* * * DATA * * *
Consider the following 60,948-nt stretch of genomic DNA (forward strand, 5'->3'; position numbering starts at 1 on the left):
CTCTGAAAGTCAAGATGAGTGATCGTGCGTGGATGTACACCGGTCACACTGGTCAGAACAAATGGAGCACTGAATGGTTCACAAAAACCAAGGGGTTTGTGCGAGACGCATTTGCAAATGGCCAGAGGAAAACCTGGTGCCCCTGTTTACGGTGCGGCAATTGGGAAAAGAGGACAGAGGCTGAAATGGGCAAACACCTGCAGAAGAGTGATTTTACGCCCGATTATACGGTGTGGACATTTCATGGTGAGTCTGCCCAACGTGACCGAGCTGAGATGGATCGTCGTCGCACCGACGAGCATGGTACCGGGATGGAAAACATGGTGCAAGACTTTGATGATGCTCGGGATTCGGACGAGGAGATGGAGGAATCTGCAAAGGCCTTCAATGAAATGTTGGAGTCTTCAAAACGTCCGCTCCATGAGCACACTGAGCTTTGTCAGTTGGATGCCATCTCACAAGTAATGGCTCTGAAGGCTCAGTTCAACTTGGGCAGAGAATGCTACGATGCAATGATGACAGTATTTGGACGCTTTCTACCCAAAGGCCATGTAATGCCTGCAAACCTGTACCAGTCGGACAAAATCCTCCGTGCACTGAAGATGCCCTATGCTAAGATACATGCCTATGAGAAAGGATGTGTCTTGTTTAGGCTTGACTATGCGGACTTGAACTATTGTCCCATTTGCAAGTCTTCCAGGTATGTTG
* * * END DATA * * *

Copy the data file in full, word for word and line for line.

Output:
Consider the following 60,948-nt stretch of genomic DNA (forward strand, 5'->3'; position numbering starts at 1 on the left):
CTCTGAAAGTCAAGATGAGTGATCGTGCGTGGATGTACACCGGTCACACTGGTCAGAACAAATGGAGCACTGAATGGTTCACAAAAACCAAGGGGTTTGTGCGAGACGCATTTGCAAATGGCCAGAGGAAAACCTGGTGCCCCTGTTTACGGTGCGGCAATTGGGAAAAGAGGACAGAGGCTGAAATGGGCAAACACCTGCAGAAGAGTGATTTTACGCCCGATTATACGGTGTGGACATTTCATGGTGAGTCTGCCCAACGTGACCGAGCTGAGATGGATCGTCGTCGCACCGACGAGCATGGTACCGGGATGGAAAACATGGTGCAAGACTTTGATGATGCTCGGGATTCGGACGAGGAGATGGAGGAATCTGCAAAGGCCTTCAATGAAATGTTGGAGTCTTCAAAACGTCCGCTCCATGAGCACACTGAGCTTTGTCAGTTGGATGCCATCTCACAAGTAATGGCTCTGAAGGCTCAGTTCAACTTGGGCAGAGAATGCTACGATGCAATGATGACAGTATTTGGACGCTTTCTACCCAAAGGCCATGTAATGCCTGCAAACCTGTACCAGTCGGACAAAATCCTCCGTGCACTGAAGATGCCCTATGCTAAGATACATGCCTATGAGAAAGGATGTGTCTTGTTTAGGCTTGACTATGCGGACTTGAACTATTGTCCCATTTGCAAGTCTTCCAGGTATGTTG